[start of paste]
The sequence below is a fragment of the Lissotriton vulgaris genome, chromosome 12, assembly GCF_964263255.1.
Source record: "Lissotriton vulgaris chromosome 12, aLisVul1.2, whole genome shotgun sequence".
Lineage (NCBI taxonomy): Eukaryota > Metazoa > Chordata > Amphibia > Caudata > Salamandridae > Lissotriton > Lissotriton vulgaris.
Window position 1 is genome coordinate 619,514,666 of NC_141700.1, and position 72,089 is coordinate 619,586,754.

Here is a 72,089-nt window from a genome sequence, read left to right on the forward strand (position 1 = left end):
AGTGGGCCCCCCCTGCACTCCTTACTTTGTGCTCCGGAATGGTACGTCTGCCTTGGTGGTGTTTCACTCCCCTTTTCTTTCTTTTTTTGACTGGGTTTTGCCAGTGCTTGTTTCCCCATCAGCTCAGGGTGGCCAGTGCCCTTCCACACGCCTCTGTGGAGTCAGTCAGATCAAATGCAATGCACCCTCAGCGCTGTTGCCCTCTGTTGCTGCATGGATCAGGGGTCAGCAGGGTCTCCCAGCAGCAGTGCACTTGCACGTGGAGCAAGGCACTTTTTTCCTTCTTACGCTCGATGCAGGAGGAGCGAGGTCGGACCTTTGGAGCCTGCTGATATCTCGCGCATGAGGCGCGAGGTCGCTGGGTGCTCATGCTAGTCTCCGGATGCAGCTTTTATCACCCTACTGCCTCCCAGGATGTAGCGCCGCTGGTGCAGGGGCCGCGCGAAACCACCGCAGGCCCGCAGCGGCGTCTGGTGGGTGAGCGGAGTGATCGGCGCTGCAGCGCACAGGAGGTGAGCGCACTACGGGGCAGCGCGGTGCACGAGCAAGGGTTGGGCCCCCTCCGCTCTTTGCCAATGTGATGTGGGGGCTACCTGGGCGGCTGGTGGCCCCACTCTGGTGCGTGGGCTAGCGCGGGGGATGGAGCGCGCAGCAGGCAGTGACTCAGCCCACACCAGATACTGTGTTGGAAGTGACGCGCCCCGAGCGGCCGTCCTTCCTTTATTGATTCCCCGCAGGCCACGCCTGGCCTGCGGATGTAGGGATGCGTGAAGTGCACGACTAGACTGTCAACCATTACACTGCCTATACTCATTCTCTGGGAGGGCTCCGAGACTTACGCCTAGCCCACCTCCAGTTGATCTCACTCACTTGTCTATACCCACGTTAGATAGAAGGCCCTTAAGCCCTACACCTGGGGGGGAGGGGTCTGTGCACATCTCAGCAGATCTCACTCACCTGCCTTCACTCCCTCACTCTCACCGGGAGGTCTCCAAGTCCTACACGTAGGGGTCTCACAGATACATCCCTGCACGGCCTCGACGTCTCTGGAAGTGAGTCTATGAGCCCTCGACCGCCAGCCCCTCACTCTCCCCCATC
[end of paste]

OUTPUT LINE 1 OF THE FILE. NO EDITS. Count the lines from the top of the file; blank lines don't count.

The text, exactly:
The sequence below is a fragment of the Lissotriton vulgaris genome, chromosome 12, assembly GCF_964263255.1.